• Acquisition – Product Demonstration
  • Process development
  • Scaled up manufacturing
  • Phase III clinical trials
  • Animal rule efficacy studies
  • Other BLA/NDA enabling activities
product development pathway
Product Development Pathway

Basic Applied Advanced Acquisition

Unmet

Medical

Need

Clinical

Indication

NIH

Academia

PPPs

Biotech

Traditional Large Pharma

BioShield

DOD/SIP

developing capacity
Developing Capacity
  • Intellectual
  • Facilities
  • Reagents
  • Services
  • Clinical Testing
slide19

A

B

C

D

E

F

Contractor

Pool

Non-

Clinical

Small

Toxicology &

Toxicology &

In Vitro

Human

Isolate

Animal

Immunogenicity

Pharmacology

Screens

Primate

Panels

Models

for Vaccines

for Therapeutics

Models

Reagents & Services

Biodefense and Emerging InfectionsResources (BEI Resources) Repository Program (www.beiresources.org)

second generation anthrax vaccine recombinant protective antigen rpa
Second-Generation Anthrax Vaccine:Recombinant Protective Antigen (rPA)
  • First generation AVA (Biothrax)
    • Filtered B. anthracis culture supernatant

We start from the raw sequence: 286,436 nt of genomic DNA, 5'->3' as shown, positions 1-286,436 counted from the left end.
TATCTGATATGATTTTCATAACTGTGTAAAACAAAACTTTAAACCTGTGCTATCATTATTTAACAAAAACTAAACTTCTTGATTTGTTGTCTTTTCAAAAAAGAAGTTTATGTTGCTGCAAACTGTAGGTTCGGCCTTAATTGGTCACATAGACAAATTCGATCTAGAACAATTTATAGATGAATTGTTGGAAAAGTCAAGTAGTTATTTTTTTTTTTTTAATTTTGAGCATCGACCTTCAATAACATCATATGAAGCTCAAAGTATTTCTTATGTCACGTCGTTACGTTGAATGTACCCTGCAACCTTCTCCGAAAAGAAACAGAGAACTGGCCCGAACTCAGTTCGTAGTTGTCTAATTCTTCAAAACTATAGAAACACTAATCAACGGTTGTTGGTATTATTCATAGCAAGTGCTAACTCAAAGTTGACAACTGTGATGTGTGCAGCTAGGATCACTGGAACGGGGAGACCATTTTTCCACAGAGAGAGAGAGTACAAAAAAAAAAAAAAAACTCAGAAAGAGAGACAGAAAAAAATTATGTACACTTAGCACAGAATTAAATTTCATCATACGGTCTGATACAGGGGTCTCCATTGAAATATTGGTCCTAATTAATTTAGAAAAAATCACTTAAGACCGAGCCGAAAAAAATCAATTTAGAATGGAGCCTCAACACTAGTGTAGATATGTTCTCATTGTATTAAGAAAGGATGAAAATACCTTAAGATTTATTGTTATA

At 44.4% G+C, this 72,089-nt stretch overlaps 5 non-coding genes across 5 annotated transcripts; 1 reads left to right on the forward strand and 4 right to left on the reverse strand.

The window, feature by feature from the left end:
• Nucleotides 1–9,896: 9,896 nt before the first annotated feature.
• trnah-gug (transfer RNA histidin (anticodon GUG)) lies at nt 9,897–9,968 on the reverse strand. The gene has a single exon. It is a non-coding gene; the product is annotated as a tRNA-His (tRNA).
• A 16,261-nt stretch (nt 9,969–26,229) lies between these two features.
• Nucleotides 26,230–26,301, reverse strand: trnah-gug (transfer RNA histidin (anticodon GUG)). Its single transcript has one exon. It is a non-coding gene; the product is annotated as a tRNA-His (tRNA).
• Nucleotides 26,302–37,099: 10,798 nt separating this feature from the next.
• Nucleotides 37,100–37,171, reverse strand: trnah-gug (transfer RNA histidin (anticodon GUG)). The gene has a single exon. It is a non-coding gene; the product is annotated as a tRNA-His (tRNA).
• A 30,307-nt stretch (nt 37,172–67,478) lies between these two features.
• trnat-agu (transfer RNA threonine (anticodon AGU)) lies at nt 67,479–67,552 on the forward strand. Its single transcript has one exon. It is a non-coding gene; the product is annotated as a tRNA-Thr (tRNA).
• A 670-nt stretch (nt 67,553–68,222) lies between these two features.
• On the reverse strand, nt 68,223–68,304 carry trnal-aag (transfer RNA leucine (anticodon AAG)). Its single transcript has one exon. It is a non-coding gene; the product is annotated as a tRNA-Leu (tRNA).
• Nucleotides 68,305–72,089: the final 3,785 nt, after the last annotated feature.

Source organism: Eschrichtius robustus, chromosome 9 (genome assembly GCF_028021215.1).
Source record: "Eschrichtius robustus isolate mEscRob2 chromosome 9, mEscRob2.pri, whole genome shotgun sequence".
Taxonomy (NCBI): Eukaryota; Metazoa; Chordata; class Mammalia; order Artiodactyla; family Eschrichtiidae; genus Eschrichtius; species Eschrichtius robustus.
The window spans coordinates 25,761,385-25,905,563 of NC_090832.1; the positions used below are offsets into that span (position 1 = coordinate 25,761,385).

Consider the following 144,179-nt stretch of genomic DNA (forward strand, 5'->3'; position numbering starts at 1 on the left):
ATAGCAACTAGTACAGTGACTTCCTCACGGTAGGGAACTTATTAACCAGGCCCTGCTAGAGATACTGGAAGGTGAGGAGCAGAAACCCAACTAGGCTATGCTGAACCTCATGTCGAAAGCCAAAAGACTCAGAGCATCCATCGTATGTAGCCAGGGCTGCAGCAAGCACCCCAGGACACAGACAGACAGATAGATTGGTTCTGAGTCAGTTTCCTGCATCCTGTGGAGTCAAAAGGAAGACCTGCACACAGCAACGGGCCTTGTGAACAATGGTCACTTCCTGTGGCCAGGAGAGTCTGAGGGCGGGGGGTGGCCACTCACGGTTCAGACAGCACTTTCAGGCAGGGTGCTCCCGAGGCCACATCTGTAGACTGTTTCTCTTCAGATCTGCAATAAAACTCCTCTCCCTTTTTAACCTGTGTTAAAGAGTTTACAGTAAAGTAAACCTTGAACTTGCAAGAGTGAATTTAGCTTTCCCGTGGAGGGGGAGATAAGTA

• Highly reactogenic and has a questionable safety profile
    • Mechanism of protection: antibodies against the Protective Antigen (PA)
  • Second generation rPA
    • Highly purified, single recombinant protein formulated with Aluminum
    • Goal: efficacy and safety
  • Multiple Contracts Awarded for Development, Production and Testing of Anthrax rPA Vaccine
  • Development program budget approx. $250 M
  • Extensive animal model development program for anthrax countermeasures evaluation
    • Designed to fulfill FDA/CBER 21 CFR 601.91 ‘Animal Rule’ criteria
  • Phase 1 and Phase 2 clinical trials completed/underway/planned
additional development projects
Additional Development Projects
  • Anthrax
    • Monoclonal antibody therapy
  • Botulinum
    • Vaccine candidates (mono E & pentavalent)
    • Monoclonal antibody therapy
  • Plague
    • F1+V vaccine candidate
  • Tularemia
    • Live vaccine strain (LVS) in Phase I testing
    • Next generation vaccine candidate
  • Smallpox
    • Small molecule therapeutics
  • Viral Hemorrhagic Fevers
    • Novel Ebola vaccine candidate
mechanisms of engineered threats
Mechanisms of Engineered Threats
  • Anti-microbial resistance
    • Potential to defeat existing therapies
      • Naturally occurring
      • Near term intentional activity
  • Enhanced virulence
    • Potential to enhance infectiousness and reduce therapeutic window
      • Mid term potential activity
  • Chimerism / Immunomodulators
    • Potential to defeat existing preventive strategies and diagnostics
      • Long term potential activity
additional areas of broad interest
Additional Areas of Broad Interest
  • Vaccines
    • non-needle delivery
    • long term stabilization
    • more rapid induction
  • Therapeutics
    • host based directed interventions
    • innate immune augmentation
  • Diagnostics
    • multiplexed adaptive platforms
    • host based systems